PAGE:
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An informal approach to dining rooms Add to ...

How formal are you ... really? This is the big question I pose to most clients. Do you actually, truly, honestly need a "formal" separate dining room? Do you entertain on a regular basis and eat off the "good china" on all entertaining occasions?

The reason I ask is that I usually encounter resistance when I suggest taking down the wall between the kitchen and dining room to create a more open flow and better use of space. Homeowners tend to cling to the idea of having a "formal" dining room, yet they lead very casual lives.

Removing a section of wall doesn't mean that the dining room becomes cafeteria casual. I think you can maintain a sense of elegance and sophistication in your dining area while creating a space that actually works for your lifestyle. Opening the kitchen to the dining room really works in smaller houses, especially for young families who want to keep an eye on roaming youngsters.

Here are some suggestions:


If you're thinking about introducing some upholstery to the room, why not add more than one fabric? End chairs can be chosen to add a decorative accent to the room, so why not treat them to a stunning fabric befitting the king and queen who will be seated in them? Keep your choices for fabrics in the same colour family, but don't hesitate to have some fun. After all, you'll be eating, and likely spilling, on these chairs, so they'll need to be re-upholstered at some point. On that note, I'd suggest that you be practical on the price point so you don't feel the need to disown guests with a tendency to drop food on the furniture.


There's no reason your table has to sit perfectly centred in the room (save for the simple fact that the junction box for your chandelier is located there, but that's easy to move). To make better use of the available space and create a better path to the wide doors I installed leading to the garden, I opted for a banquette pushed against the wall and chairs on the other sides of the table. The banquette is comfy and cushy, reminiscent of a restaurant, and able to accommodate extra guests if you're willing to make the squeeze. Now there's room to roam on the kitchen side, enough that I was able to create a bar area complete with stools for casual dining and cocktail chatter.


Next to hanging art too high, under-scaled chandeliers are the most common decorating faux pas. Without seeing your dining room, it's hard to say exactly what size your chandelier should be, but I can give you some guidelines. A diameter of 24 inches is always too small, period. Somewhere in the range of 28 to 32 inches is likely better. Chances are, chandeliers with four to five arms are too small; six is likely the way to go. The diameter shouldn't be larger than the width of your table (or your tall guests will hit their heads when they get up).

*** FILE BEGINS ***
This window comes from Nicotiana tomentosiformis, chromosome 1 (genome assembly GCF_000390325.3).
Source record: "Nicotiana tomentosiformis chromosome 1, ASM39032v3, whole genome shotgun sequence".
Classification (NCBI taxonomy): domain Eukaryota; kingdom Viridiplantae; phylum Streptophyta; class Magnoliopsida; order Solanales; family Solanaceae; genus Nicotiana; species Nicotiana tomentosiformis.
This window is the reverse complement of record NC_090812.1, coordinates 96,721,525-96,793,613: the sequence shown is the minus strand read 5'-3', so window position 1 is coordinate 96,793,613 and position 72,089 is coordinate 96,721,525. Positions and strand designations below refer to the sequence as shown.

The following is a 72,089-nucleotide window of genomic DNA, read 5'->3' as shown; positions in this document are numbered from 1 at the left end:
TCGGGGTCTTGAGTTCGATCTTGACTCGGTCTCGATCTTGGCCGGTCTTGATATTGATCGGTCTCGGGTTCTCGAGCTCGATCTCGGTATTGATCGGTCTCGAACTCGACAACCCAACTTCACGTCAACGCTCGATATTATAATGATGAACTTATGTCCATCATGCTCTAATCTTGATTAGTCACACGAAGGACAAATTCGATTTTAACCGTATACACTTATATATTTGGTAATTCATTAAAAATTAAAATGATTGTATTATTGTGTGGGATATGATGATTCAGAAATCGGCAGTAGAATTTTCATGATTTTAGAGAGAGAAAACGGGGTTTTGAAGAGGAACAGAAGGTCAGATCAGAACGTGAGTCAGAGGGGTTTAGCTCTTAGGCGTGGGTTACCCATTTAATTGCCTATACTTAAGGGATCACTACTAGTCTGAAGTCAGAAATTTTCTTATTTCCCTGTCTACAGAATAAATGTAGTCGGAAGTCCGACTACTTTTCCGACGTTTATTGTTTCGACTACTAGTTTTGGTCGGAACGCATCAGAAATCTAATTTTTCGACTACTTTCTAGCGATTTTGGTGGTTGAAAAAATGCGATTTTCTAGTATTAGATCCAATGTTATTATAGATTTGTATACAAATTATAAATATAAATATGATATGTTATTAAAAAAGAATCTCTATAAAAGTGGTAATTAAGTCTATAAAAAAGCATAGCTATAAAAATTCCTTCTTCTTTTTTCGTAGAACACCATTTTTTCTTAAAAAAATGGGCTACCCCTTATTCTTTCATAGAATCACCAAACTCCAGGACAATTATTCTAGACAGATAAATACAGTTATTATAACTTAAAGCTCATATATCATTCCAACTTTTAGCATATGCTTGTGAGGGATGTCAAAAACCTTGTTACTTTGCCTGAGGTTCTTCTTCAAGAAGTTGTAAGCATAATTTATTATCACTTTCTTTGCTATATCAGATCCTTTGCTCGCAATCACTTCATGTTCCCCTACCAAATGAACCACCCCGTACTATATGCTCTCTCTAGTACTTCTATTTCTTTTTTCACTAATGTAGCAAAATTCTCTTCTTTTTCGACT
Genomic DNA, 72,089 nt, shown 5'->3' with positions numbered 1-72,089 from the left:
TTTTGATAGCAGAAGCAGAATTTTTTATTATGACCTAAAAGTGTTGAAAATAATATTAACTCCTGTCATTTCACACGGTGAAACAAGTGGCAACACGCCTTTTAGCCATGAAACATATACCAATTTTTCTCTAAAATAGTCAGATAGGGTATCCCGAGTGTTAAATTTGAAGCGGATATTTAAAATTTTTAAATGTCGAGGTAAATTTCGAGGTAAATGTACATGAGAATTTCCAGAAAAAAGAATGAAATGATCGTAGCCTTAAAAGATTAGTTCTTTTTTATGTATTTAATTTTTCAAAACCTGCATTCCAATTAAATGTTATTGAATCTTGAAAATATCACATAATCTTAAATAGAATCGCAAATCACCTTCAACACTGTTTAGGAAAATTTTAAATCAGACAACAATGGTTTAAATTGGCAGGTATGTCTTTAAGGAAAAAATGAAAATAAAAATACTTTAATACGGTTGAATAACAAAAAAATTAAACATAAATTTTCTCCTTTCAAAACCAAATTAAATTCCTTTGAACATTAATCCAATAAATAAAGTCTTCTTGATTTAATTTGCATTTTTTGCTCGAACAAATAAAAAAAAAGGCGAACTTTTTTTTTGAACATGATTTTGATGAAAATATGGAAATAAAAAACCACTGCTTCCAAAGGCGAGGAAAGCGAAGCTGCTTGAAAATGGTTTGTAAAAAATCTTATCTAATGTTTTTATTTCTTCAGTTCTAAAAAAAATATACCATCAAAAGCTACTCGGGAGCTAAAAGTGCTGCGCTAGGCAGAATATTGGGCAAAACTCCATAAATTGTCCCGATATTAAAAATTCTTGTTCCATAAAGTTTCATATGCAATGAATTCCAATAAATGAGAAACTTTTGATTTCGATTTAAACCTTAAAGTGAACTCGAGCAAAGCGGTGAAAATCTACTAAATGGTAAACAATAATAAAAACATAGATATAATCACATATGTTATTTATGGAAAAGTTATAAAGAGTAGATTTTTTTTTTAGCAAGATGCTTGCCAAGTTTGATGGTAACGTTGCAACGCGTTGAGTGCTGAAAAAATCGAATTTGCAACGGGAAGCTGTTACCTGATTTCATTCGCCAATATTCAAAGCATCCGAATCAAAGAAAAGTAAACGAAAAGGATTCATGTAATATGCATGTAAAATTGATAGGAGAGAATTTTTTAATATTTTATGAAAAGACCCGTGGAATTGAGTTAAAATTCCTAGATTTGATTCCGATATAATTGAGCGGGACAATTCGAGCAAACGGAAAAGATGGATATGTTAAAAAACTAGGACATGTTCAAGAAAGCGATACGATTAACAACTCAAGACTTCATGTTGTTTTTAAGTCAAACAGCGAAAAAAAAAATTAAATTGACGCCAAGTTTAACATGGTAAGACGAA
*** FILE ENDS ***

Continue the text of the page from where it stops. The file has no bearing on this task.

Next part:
Hanging chandeliers too high is another no-no. (Oops, this is one more for the faux pas list.) This time I can give you the rule of thumb: The lowest point of you chandelier should be 30 to 36 inches above your tabletop. I tend to like them somewhere around 32 inches, but in this case the table will be slid in and out to allow guests to access the banquette, so I raised to the upper end of the rule book at 36. It may seem low when you are hanging it, but trust me, it's right!


Whether you choose upholstered chairs or not, the only thing I care about it is that they be comfortable. Nothing ruins a good dinner party like bad chairs. If you find your guests wriggling in their seats as the hours pass, it's either a sign of dull conversation or uncomfortable chairs. Best get some new chairs and some fine wines for your next party, and you'll be the toast of the town.


Whether or not privacy is an issue, I always opt for dining room drapes. I don't like black windows at night; they seem cold, hard and lifeless. Shimmery, silky drapes, on the other hand, dampen the noise of a lively dinner party, and catch the glow of light from your perfectly hung chandelier and your sparkly, candlelit tabletop. No matter if the occasion is formal or informal, your drapes will look like a perfectly fitted ball gown and will always be dressed for dinner.


In my house, every light is on a dimmer. Not everyone agrees with this approach, but the dining room switch is one that's not up for discussion. Every light in the dining room should be dimmable so you can set the table, create a dynamite meal, turn down the lights and dial up the mood.

Sarah Richardson is host and co-producer of Sarah's House and Design Inc. on HGTV ( http://www.hgtv.ca) and principal of Sarah Richardson Design ( http://www.sarahrichardsondesign.com).

Where to get things

Chandelier - Of Things Past, 416-256-9256, http://www.ofthingspast.com

Wall sconces - Universal Lamp, 416-787-8900, http://www.greatlighting.com

Drapery fabric/hardware - Designer Fabrics, 416-531-2810, http://www.designerfabrics.ca

Hardwood flooring - Barwood Flooring, 416-431-4800, http://www.barwoodfloors.com

Table base - Pottery Barn, http://www.potterybarn.ca

Dining bench - Sarah Richardson Design, http://www.sarahrichardsondesign.com

Dining chair frames - Chair Source, 905-761-8790, http://www.chairsource.ca

Spraying of chairs - Benjamen Refinishing, 416-745-2559

Cabinets - Global Views, http://www.globalviews.com

Artwork - Canvas Gallery, 416-532-5278, http://www.canvasgallery.ca

French doors - Loewen, http://www.loewen.com

Installation - Fieldstone Windows, 1-866-202-0286, http://www.fieldstonewindows.com

Wallpaper - Romo, http://www.romofabrics.com, available through Bilbrough and Co. Ltd., 416-960-1611

Paint colours - walls, "French white" (50YY73/075); ceiling and trim, "Natural white" (50YY83/029), all from ICI, http://www.iciduluxpaints.com

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